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toscano's Achievements

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  1. and such lovely pictures they have!
  2. if memory serves me right, Masatoshi's book states that the yashadama process is just another name for the yashabushi process. -t
  3. toscano


    Janel, Doug, and Robert Thank you all for your comments and suggestions. While grinding away I did have a large mug of water (a bucket seemed overkill for a tool 1/8" wide ) next to me and tried to dip the tip as often as possible. This had two positive effects: It cooled the tip down and it slowed me down so I would look at the results of the grinding more often. That minimised the errors made. Though haste did get the best of me on a couple of occasions and it resulted in the pretty colours seen in the pics . As far as handles are concerned, I tried a few shapes (VERY short and stubby, graver-style handle, and long slender) and I seem to favour the really small ones, at least for the first shape (oval). I seem to remember a pic in Janel's site that showed a few tools with very small handles. For my hands, at least, it afforded both control and comfort. Future experience will probably solve this conundrum. As for the particular shapes, I am so far pretty happy with them. As a first toolkit it seems pretty versatile. The main reason for wanting a motorised way of making tools (hence the jerry-rigging) is that I would like to be able to make more tools as the need arises, in a manner that does not remove me from the actual carving for too long. Currently, the rough shaping on the grinder takes a couple of minutes, plus about 20-30 min on the rough and fine waterstones. In theory I could have a new tool in an hour when I need it. I also realise that learning to carve also involves learning the characteristics of the tools used, be them gravers, scrapers, chisels, drills, acids, sandpapers, files, paints, inks, hammers and generally ANYthing that gets the job done (care to add to the list? ). In those lines, I thought of the square-shaped tools AFTER I had already ordered the round ones. I figured those can wait for another weekend of grinding. One can only spend so much time away from the actual carving. I do like the idea of the lozenge and square gravers though. So, what's next you ask Janel? More learning I suppose I will put those tools on some wood or bone and get used to them. Make a few mistakes, get to know the way they like or dislike handle shapes, plan some more shapes, have a glass of wine. Every day is fresh in its own way. I'll keep you posted Cheers -t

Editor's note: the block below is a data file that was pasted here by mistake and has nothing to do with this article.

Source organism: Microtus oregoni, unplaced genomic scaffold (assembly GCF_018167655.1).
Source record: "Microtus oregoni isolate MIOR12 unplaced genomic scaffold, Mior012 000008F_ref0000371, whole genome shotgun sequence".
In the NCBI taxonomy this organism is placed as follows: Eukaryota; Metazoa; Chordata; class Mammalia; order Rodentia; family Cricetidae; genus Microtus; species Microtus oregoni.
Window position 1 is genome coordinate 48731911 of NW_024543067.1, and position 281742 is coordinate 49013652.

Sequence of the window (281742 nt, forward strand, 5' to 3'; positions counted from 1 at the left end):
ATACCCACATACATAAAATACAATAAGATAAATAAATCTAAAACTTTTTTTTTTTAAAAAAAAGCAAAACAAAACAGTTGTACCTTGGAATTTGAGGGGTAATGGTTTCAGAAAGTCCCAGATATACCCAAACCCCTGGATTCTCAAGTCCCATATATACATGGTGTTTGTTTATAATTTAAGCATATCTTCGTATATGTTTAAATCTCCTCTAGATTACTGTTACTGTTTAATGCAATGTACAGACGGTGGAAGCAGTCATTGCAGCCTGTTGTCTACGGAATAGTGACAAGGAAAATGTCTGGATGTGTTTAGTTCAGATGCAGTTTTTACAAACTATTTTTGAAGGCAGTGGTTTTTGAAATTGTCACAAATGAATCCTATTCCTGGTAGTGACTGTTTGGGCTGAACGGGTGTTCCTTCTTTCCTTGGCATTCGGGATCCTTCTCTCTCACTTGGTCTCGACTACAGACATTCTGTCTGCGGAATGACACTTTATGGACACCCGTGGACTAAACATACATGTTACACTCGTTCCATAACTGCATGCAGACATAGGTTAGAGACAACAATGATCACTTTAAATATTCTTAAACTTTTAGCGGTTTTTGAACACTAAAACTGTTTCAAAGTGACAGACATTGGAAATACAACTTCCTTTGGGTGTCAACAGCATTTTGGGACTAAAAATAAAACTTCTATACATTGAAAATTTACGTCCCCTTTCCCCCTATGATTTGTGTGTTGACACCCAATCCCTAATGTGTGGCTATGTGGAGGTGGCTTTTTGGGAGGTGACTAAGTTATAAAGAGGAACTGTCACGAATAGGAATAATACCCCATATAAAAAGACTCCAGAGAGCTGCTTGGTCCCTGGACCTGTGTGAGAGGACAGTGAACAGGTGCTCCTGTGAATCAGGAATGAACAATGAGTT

4. toscano


    Hi all, So I have finished the first stage of making 4 tools. They were made using HSS from MSC (this kind and not the more expensive cobalt steel, for now at least). This first stage involved the rough shaping using a rather unusual setup, which nonetheless seemed to work. I did get the steel quite hot on occasion, but I think the integrity was not compromised. I would love to hear comments on that. The second stage (which I have also completed but have no pictures yet) involves the final shaping using a 2000 grit Japanese waterstone. And lots of time. Stage three is polishing on a 8000 grit stone. Finally, handles are attached. On the subject of handles, I have yet to decide on the shape for these tools. Currently the dominant idea in my mind is to use short stubby handles that will fit in my palm (like a graver handle). The other idea is to use longer, more slender handles and hold the tool like a pen. Will decide in good time. Anyway, I thought I would post the first few pics. I will update as more stages are complete and more tools are made. Comments always appreciated. -t
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